Many people opt for wall-mounted shelving for easy access and storage. I’m one of them: I splurged on a Vitsoe 606 with integrated desks when I moved into my penthouse nine years ago. While the desks have been a huge disappointment (a post for another day), I still love it the actual shelving unit.

Alphabetical, by Subject or Colour-Coded?

After choosing a shelving solution, the next step is decide how you want to organise your books. An alphabetised system works particularly well for fiction – just sort by author. For non-fiction, I find it more systematic to organise by subject area.

Pick an organising scheme that works for you. If you’re storing books with sentimental value, a more creative approach might even be in order. You could organise by colour or create a display case with items that reflect their story.

Archiving Magazines

If you opted to hang on to certain special magazines when you were decluttering, organising them by genre and theme is a good way to go. Some folks prefer to store them in magazine holders or binders to make them easier to find and reference.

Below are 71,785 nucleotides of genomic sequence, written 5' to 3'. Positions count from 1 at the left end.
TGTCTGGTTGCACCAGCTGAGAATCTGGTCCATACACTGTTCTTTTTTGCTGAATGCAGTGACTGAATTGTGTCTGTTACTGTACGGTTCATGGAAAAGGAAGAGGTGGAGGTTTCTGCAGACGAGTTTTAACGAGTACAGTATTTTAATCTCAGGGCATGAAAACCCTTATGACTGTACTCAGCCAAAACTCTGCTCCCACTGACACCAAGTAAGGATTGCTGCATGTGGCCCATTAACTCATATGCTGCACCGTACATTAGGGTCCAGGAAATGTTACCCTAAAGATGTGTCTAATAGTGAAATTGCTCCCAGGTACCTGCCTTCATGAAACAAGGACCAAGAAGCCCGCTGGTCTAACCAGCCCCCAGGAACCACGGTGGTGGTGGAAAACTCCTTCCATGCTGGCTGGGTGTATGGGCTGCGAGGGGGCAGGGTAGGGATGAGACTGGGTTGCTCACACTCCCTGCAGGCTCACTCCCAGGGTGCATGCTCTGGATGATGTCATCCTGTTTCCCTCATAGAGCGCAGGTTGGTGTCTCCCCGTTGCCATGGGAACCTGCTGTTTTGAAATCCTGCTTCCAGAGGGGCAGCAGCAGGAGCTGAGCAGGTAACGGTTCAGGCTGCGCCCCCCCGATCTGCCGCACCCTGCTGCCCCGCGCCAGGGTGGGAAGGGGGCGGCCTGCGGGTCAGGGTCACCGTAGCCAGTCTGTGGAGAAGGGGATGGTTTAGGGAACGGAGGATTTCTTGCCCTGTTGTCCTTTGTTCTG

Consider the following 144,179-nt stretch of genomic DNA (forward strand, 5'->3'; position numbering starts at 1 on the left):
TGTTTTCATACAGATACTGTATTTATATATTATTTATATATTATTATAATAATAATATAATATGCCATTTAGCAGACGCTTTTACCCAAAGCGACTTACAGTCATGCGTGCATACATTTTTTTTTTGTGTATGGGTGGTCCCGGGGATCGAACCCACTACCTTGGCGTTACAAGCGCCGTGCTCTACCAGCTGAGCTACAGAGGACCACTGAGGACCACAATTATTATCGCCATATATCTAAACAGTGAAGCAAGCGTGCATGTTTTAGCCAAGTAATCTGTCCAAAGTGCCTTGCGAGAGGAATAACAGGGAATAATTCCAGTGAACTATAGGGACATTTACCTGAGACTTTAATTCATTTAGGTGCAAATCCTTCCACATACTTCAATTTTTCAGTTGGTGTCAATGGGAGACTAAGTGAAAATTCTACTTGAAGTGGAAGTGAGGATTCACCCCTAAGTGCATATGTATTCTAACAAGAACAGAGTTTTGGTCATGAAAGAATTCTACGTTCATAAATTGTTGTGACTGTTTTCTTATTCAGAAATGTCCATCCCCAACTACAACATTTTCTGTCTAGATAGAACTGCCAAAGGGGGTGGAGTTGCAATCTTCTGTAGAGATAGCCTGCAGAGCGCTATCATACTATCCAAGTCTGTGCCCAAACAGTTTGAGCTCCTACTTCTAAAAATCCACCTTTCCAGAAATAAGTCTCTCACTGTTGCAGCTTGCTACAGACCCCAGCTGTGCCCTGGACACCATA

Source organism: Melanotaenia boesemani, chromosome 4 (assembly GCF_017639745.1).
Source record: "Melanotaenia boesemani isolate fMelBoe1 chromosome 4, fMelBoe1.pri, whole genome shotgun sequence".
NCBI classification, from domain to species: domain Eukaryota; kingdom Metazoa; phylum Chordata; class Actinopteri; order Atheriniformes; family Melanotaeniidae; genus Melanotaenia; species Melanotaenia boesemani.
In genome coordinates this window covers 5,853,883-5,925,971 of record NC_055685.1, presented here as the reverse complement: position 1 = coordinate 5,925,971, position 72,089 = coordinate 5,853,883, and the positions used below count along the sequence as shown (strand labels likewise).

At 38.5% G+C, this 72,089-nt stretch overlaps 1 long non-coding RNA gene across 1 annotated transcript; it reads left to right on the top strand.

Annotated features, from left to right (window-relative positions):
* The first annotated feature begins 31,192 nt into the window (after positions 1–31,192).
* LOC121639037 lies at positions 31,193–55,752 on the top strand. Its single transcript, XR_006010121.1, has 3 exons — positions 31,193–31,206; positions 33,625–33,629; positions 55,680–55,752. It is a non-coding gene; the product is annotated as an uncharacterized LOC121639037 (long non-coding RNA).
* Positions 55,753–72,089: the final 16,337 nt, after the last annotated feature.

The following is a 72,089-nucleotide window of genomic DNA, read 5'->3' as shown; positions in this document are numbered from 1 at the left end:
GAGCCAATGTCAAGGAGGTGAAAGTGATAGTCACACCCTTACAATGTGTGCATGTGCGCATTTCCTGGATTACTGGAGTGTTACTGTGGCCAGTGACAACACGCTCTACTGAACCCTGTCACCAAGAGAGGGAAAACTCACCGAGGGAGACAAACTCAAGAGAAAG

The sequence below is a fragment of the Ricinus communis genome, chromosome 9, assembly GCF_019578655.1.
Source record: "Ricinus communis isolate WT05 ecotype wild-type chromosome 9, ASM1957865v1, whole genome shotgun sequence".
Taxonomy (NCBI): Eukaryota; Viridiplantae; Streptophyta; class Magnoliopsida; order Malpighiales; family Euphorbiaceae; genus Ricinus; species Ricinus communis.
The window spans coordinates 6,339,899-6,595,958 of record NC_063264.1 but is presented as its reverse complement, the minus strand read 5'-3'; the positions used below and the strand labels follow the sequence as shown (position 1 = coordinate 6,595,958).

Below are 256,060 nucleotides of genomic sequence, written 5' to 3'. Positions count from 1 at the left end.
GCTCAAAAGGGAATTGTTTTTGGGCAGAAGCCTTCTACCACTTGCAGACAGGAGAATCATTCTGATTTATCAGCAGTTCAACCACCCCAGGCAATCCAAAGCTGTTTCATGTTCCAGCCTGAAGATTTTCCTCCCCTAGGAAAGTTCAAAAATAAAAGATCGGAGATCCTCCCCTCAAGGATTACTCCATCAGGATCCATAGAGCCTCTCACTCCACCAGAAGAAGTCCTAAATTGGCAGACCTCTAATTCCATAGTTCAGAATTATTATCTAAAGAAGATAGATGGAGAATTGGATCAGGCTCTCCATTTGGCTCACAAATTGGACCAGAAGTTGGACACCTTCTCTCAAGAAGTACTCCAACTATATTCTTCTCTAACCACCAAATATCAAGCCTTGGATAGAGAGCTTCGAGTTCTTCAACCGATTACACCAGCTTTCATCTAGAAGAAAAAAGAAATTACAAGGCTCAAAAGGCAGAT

In my library, I have archived sample copies of magazines my work has appeared in as a journalist and editor. I store them in simple white magazine file holders on an upper shelf, as I don’t often need to reach for them.

Others might opt to put their magazine collections out of sight by using closed storage solutions, like magazine file boxes. This has the advantage that they’re also protected from light and dust. If you collect vintage magazines, manga or comic books, for example, you’re going to want to go this route.